“Hoping men will become more like women is costing us the lives of our fathers, brothers, sons, uncles and nephews.”
This year the theme for International Men’s Day is Stop Male Suicide.
On average one person dies by suicide every 40 seconds somewhere in the world, and many more attempt suicide. In Ireland men are 5 times more likely to die by suicide than women, and worldwide the rates average out at about three men to one woman.
University College Dublin sociologist Anne Cleary found a common theme among 52 young Irish men who survived suicide attempts: all expressed reluctance to disclose to anyone the “significant, long-lasting” emotional pain they felt. Instead they used alcohol and drugs to cope, worsening their levels of distress, and ultimately leading to a time where suicide seemed to be the only credible way of managing their pain.
A recent survey commissioned by the UK’s Mental Health Foundation shows that men are less likely than women to seek professional support or disclose mental health problems to friends and family. 28% of men surveyed admitted they had not sought medical help, while only 25% of the men told friends or family about the problem within a month of it arising. This finding is backed up by several decades of studies showing that men of all ages are less likely than women to seek help for mental and physical health issues.
One of the common theories given for men’s reluctance to seek help is that from an early age men are socialised to hide their feelings and rewarded for solving their problems on their own. In essence, the familiar refrains of “big boys don’t cry” and “fight your own battles”. Men are offered the stereotype that “real men” are self-reliant and strong to the point of physical and emotional invulnerability.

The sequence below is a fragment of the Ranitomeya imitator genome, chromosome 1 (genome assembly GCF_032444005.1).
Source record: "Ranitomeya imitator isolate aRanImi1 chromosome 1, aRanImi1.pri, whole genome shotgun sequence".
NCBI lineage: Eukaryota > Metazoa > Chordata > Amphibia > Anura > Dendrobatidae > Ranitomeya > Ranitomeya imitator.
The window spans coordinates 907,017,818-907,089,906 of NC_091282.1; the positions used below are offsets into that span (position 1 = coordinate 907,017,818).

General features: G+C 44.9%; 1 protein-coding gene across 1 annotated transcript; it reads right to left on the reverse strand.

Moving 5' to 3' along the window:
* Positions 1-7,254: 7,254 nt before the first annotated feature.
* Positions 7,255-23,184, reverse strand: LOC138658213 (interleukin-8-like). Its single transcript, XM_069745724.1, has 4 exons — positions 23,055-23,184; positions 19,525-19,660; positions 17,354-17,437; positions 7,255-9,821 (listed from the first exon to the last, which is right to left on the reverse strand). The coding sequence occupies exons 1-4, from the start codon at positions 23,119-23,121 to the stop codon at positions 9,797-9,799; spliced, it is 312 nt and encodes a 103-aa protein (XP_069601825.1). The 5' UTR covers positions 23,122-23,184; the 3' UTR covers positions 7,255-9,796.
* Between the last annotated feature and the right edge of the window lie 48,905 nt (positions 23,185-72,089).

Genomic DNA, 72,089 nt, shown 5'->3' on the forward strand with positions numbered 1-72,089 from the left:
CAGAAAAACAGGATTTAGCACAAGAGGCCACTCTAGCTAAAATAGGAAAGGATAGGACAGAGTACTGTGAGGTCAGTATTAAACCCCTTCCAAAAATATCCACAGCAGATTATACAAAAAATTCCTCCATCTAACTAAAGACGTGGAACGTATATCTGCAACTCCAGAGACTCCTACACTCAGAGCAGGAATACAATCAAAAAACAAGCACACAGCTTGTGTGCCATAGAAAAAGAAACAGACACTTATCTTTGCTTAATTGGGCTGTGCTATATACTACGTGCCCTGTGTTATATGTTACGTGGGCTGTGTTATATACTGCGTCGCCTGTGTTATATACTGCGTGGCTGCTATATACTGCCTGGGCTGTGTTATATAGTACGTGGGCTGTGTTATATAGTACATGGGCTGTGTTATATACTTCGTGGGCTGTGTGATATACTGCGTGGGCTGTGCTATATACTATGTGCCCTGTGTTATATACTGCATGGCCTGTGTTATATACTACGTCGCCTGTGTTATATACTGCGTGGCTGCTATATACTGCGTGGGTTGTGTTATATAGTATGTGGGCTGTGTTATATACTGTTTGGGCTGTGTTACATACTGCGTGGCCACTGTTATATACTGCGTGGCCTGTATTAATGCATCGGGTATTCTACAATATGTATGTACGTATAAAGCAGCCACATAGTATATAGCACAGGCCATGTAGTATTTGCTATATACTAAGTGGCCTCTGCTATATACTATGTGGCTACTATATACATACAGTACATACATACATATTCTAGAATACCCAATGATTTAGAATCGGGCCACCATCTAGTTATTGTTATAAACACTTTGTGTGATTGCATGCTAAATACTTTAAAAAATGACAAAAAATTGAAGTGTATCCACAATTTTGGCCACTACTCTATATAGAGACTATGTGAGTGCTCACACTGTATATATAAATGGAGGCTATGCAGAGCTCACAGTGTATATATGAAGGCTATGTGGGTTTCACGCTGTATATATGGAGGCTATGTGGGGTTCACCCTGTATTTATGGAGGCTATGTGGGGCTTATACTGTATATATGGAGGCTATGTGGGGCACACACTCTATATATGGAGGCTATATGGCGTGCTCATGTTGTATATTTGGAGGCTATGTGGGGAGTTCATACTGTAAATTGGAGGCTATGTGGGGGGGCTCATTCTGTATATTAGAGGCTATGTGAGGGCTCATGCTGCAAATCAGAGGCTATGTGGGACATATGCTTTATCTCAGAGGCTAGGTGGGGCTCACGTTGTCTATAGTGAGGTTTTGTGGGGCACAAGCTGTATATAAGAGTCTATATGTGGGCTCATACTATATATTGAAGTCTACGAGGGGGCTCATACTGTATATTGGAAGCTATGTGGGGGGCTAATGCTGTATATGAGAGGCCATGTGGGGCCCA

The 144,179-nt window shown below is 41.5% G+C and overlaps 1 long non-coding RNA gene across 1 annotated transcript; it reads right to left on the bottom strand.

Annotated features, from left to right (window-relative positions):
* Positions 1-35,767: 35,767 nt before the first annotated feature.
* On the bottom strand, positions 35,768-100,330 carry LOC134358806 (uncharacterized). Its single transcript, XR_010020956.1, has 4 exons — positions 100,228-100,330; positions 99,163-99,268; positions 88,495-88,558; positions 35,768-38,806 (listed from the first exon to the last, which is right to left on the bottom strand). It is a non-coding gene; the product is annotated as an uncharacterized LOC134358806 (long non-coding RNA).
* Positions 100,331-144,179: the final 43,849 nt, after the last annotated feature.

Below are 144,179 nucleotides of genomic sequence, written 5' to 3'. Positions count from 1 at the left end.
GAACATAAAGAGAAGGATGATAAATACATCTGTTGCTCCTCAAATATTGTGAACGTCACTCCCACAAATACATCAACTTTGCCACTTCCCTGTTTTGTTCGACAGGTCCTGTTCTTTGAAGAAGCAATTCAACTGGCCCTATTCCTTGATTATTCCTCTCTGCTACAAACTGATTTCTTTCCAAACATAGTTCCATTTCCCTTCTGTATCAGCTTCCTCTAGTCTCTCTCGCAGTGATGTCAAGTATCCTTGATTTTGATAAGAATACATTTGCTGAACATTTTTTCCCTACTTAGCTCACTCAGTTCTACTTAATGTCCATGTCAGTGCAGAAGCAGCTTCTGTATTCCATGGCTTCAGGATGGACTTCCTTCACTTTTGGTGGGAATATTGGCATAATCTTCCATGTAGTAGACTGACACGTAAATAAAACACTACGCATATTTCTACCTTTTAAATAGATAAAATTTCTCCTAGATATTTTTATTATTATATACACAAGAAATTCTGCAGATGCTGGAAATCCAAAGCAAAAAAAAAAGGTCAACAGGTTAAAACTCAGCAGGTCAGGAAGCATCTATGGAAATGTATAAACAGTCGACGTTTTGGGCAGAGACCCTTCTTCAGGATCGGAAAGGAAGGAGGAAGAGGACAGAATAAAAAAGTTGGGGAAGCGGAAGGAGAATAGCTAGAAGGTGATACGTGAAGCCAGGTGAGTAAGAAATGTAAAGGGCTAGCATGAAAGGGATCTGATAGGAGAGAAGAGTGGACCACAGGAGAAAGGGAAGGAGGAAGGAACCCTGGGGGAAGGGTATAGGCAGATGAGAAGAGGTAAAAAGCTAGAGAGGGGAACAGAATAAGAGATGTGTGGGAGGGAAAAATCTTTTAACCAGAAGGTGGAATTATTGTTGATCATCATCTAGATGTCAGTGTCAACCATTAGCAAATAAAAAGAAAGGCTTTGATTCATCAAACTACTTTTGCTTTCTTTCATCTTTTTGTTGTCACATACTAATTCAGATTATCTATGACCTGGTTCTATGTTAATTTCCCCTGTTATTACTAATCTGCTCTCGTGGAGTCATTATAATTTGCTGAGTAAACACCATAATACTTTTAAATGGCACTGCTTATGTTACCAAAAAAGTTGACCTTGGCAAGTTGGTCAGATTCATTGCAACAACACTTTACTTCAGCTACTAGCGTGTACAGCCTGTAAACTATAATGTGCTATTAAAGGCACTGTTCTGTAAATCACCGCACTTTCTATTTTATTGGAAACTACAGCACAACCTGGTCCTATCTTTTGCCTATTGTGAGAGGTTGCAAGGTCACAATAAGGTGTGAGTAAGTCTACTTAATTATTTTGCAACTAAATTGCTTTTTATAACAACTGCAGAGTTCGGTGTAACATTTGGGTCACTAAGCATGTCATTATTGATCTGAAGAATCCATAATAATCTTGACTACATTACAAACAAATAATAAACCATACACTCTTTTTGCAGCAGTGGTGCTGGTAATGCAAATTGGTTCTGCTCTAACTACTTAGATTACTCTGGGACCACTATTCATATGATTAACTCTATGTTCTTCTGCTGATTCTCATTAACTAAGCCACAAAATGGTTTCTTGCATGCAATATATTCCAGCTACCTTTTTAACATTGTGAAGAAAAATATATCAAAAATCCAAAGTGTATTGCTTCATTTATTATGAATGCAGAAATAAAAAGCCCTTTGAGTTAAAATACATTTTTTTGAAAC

But blaming the male suicide epidemic on socialisation belies some more subtle aspects of the issue. The fact that historically more women than men have sought help has some interesting sequalae. Depression and anxiety are often described in terms that better reflect women’s experience of the conditions and so men’s mental health issues may not be identified as readily. When the need for help is identified, the services offered often do not have a “man friendly” orientation.
Paul Quinett, a US psychologist dedicated to suicide prevention says,
“So long as we keep repeating the phrase, ‘encourage male help- seeking behavior’ … suicidal men will just keep dying. Hoping men will become more like women is costing us the lives of our fathers, brothers, sons, uncles and nephews.”
When men suffer from depression they are more likely to use drink and alcohol, work long hours, exercise to excess, and feel highly irritable or angry. They are also more likely to complain of somatic symptoms such as fatigue, pain, and sleep problems. They are unlikely to consider themselves as suffering from depression, so awareness campaigns with a message like “Feeling depressed? Help is available” are not actually of much use. Men, healthcare professionals, and the people who support men need better education on the manifestation of mental and emotional health issues in men.